Navigating the smart grid transition smoothly
WE ARE IN A PERIOD OF RAPID, GLOBAL rollout of smart grid standards. With the smart grid's promise dependent on crossing the various geographic, operational and technological boundaries that have historically defined electricity delivery around the world, standards serve as bridges for two-way power and information flow end-to-end across an infrastructure that more closely connects energy generation, distribution, delivery and consumption.
So fast and furious is standards development for the smart grid around the world, in fact, that the utilities on the vanguard of real-world rollout may feel a little befuddled in trying to make sense of what is and is not possible today. Thanks to key development activities over the past decade and a new era of smart grid-driven coordination among standards development organizations (SDOs), a standards-based approach to integrating utility applications is, indeed, possible.
Grid interconnection, for example, has been a point of emphasis of the standards community for several years, providing utilities and distributed-generation operators with the ability to flexibly implement standards and tailor processes and infrastructure accordingly. Storage has more recently emerged as a fervent area of standards development.
Innovation in interconnection
Leveraging renewable energy sources on significantly greater scale is among the most commonly shared goals of smartgrid deployment around the world. Expanded reliance on distributed generation of renewables promises a host of revolutionary benefits, including enhanced grid reliability, strengthened national energy strategies and reduced environmental impact and costs.
For utilities, however, the prospect of large-scale penetration of renewables has been a major concern. Utilities are determined to not let distributed and inherently intermittent sources of energy, such as wind and solar, threaten their traditionally strong profiles of service reliability and availability and power quality. Given that utility electric power systems (EPS) were not initially engineered to link with active, distribution-level generation and storage technologies, how can such technologies be safely, simply and smoothly integrated with utility EPS and the grid?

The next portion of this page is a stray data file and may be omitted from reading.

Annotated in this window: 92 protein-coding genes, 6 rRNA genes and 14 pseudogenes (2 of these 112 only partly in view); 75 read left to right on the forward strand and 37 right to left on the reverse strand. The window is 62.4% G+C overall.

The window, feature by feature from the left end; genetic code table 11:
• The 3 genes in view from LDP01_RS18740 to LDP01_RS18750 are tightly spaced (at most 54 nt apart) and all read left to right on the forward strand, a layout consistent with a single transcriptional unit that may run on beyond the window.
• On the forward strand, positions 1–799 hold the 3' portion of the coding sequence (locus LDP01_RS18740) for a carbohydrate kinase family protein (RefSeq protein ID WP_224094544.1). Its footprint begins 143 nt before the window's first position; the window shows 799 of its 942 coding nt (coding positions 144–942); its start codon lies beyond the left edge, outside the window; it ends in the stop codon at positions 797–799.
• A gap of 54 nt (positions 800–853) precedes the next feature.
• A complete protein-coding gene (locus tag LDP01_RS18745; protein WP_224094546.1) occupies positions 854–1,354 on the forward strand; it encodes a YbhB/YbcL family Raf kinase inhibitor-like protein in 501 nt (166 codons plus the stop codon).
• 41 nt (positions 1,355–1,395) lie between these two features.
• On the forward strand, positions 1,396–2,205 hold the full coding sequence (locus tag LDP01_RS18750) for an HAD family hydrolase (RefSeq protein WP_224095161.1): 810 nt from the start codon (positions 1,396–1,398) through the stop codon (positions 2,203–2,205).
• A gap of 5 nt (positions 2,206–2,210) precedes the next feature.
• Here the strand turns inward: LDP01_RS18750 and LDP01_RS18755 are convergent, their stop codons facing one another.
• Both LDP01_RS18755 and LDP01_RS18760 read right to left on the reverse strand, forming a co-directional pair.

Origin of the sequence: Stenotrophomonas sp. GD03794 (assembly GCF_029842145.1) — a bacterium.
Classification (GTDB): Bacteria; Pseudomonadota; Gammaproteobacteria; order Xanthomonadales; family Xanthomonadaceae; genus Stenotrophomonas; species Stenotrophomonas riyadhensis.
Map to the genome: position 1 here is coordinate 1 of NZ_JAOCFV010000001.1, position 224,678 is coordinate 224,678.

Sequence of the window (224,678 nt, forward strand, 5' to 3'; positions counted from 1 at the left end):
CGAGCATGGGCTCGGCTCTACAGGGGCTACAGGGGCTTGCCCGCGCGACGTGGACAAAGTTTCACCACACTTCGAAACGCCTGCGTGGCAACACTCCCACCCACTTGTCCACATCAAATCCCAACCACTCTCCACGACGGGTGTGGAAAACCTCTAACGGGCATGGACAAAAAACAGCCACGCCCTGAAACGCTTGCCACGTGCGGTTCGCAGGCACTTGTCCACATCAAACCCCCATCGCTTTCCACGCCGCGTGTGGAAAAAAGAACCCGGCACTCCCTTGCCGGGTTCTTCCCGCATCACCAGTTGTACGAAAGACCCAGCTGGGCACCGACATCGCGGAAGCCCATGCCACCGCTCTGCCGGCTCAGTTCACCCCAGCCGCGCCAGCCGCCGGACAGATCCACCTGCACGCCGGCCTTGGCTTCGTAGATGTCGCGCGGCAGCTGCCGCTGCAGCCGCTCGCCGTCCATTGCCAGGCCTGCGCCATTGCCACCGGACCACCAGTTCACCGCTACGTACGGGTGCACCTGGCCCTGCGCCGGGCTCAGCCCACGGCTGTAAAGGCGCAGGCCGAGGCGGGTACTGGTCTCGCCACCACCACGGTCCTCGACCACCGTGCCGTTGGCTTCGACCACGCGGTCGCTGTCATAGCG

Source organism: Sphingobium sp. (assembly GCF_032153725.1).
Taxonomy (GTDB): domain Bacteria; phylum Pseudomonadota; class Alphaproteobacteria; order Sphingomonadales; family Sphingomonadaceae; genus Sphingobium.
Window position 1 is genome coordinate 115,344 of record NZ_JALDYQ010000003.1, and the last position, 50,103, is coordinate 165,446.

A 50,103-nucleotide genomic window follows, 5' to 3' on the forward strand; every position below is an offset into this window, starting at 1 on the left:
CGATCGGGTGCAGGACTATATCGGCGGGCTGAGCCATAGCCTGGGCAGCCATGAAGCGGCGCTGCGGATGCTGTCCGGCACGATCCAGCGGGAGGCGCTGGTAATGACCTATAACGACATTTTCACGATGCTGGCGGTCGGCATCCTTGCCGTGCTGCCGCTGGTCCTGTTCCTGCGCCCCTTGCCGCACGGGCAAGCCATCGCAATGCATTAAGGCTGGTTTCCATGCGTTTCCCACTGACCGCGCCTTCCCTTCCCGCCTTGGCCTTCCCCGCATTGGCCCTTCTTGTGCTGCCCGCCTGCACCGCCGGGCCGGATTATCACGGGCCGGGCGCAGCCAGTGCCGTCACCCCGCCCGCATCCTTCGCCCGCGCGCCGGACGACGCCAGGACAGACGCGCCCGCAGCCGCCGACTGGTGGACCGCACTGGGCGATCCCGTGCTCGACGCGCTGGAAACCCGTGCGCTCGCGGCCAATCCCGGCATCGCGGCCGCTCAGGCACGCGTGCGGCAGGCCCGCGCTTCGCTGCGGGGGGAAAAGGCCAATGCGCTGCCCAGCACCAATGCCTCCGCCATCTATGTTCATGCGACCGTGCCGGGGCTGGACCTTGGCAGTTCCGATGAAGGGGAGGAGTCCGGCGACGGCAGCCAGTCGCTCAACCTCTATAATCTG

These are the types of questions that the U.S. Department of Energy (DOE) sought to answer when it funded the research into interconnection methods that, in 2003, yielded IEEE 1547T "Standard for Distributed Resources Interconnected with Electric Power Systems." Addressing performance, operation, testing, safety considerations and maintenance of a grid interconnection, IEEE 1547 delivered groundbreaking technical specifications for installations of distributed-generation technologies of 10 MegaVolt Ampere (MVA) or less at the point of common coupling. The U.S. Energy Policy Act of 2005 named the standard in its discussion of interconnection services, and 80 percent of public utility commissions (PUCs) in the United States have adopted IEEE 1547. IEEE in 2008 re-affirmed the standard.
Furthermore, the successful IEEE 1547 development effort-which relied on open, consensus-based processes-has spawned other key standards in relation to integrating utility applications.
Integration standards are growing
First, there are extensions to the IEEE 1547 base standard itself. A host of standards, application guides and recommended practices-addressing conformance test procedures, monitoring, information exchange and control, island systems and distribution secondary networks-have fleshed out the IEEE 1547 suite. And development continues. For example, IEEE P1547.8T "Recommended Practice for Establishing Methods and Procedures that Provide Supplemental Support for Implementation Strategies for Expanded Use of IEEE Standard 1547" is intended to expand the relevance of the base standard to additional technologies such as energy storage, hybrid generation storage systems, intermittent renewables, plugin electric vehicles and inverters used in home solar power systems and other devices.
Then there's IEEE 2030r "Guide for Smart Grid Interoperability of Energy Technology and Information Technology Operation with the Electric Power System (EPS), End-Use Applications, and Loads." Its development effort was modeled on that of IEEE 1547. Communications, information technology (IT) and power engineers came together in March 2009 through the IEEE 2030 Working Group to define the necessary elements and functional requirements of the emerging smart grid, and the cross-discipline collaboration was unprecedented in standards development.